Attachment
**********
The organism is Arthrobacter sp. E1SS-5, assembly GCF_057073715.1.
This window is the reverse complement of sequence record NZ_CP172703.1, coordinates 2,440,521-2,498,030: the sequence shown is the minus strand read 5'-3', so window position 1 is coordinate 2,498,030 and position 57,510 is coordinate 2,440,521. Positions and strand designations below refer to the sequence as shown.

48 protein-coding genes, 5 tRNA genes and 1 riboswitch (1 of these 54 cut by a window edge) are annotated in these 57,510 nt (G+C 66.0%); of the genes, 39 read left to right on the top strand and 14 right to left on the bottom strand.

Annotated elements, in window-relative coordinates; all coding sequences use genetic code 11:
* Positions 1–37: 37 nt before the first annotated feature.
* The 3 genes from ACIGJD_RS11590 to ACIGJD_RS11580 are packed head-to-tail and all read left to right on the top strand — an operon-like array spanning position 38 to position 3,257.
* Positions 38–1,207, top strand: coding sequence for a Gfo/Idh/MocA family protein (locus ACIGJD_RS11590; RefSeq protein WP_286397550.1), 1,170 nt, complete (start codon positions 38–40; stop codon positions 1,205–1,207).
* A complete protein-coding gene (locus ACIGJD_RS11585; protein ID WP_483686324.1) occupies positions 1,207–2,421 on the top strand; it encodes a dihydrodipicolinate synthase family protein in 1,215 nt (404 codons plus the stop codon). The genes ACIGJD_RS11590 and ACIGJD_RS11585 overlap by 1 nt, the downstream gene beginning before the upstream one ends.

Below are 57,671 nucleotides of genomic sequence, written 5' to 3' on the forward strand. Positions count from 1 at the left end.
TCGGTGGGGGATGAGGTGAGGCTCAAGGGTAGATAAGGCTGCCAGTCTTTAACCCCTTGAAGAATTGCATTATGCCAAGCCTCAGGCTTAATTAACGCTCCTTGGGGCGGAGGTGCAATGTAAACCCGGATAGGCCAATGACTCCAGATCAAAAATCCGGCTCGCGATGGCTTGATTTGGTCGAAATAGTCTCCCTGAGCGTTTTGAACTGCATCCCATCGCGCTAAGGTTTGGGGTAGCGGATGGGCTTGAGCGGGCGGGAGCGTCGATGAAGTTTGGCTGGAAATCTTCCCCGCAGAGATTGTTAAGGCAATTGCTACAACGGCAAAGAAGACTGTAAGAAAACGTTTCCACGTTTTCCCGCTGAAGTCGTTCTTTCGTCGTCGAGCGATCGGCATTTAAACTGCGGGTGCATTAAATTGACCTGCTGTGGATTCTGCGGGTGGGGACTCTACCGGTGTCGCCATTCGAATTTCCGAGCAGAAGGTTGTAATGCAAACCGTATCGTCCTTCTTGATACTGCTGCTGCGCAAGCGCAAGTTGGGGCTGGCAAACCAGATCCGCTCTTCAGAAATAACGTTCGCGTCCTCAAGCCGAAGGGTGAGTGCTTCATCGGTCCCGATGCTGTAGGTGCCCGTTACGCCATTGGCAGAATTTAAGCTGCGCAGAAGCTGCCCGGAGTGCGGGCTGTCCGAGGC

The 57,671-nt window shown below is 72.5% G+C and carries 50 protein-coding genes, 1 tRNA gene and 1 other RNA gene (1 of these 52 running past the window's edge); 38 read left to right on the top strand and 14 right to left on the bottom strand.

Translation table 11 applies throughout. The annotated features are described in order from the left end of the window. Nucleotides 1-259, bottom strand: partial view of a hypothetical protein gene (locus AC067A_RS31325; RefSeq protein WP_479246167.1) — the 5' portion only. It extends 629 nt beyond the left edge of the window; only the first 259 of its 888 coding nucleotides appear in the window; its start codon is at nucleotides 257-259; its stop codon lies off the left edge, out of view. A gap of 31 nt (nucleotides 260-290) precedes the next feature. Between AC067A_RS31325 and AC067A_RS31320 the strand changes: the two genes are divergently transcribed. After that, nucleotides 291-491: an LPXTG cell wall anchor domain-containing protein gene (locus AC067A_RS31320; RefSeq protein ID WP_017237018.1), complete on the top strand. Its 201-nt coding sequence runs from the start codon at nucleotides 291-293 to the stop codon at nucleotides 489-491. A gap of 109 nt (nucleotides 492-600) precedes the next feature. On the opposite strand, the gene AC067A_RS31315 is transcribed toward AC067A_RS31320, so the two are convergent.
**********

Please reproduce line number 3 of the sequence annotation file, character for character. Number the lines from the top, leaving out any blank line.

48 protein-coding genes, 5 tRNA genes and 1 riboswitch (1 of these 54 cut by a window edge) are annotated in these 57,510 nt (G+C 66.0%); of the genes, 39 read left to right on the top strand and 14 right to left on the bottom strand.